Not many Scottish sports stars find themselves as the eponymous star of a million-selling video game, but a Lanarkshire-born driver did just that, in the late Nineties.
Lanark native Colin McRae was born in 1968 and from an early age was destined to be a race driver. His father Jimmy was an established rally star by the time Colin had reached his teens, winning 5 British Rally Championships between 1981 and 1988, under the Opel and Ford marques.
This family grounding in the sport led Colin to gain experience before he even had a driving license; his youth was spent on motorbikes, and a first championship victory was gained in 1981 at the Scottish Schoolboy Motocross trials.
Three years later he won a bike slalom championship and two years later, when legally able to drive, he bit the bullet and followed his father's footsteps into the British Junior Rally team. A first venture with the team, driving a Vauxhall Nova in a Swedish World Rally Championship event, saw him finish 36th overall, but 3rd in his age group.
McRae's progress continued in Sweden as he approached 20, this time in a Sierra XR4x4, raising his game high enough to take 15th place in 1989. A fifth-placed finish at the wheel of the new Sierra Cosworth in New Zealand that same year, followed by a super runners-up spot in the British Championship, led top outfit Subaru ProDrive to offer the Scot a place in their British Championship team for 1991.
Their faith was well placed. After being pipped by David Llewellyn, top man for the previous two years, McRae won four rallies to claim his first major title in some style - but he didn't stop there. His second year with Subaru saw him whitewash his rivals in 1992's championship, completing a clean sweep of every race, leading from start to finish.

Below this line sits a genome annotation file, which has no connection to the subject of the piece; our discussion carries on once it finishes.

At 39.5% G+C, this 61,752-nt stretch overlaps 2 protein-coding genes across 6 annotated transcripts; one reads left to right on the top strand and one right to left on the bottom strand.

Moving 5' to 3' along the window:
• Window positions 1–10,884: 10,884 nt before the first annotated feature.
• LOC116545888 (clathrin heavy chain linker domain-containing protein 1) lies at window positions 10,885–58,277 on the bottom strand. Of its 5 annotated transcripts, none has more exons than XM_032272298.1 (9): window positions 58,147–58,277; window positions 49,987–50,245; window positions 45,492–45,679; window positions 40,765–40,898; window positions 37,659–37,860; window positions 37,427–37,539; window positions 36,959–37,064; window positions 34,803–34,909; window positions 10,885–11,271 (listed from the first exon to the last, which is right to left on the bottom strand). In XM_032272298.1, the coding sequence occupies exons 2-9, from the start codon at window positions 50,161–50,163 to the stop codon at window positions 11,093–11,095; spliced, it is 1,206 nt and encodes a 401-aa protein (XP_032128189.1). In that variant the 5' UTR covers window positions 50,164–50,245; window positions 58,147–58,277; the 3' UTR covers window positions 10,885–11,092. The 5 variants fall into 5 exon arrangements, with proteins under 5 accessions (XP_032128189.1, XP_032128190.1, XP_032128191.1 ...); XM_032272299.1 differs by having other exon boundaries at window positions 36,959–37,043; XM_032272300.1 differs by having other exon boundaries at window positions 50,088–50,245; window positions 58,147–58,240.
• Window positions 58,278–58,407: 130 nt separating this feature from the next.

McRae's talent had been firmly established and only one further route lay open for him, the World Rally Championship. Britain had been starved of success in the global standings since 1976 and Roger Clark's Lombard RAC win, but McRae changed all that with a win in New Zealand during 1993, followed by neighbouring Australia a matter of months later. A superb 93-94 season climaxed with first place in his home event, and the British crowds went wild for McRae's RAC win.
But the crowds didn't just take to McRae over his nationality. His swashbuckling style, reminiscent of James Hunt's Formula One, had become something of an 'all or nothing' mentality - he pushed his cars to the absolute limit, wowing the crowds but taxing his mechanics.
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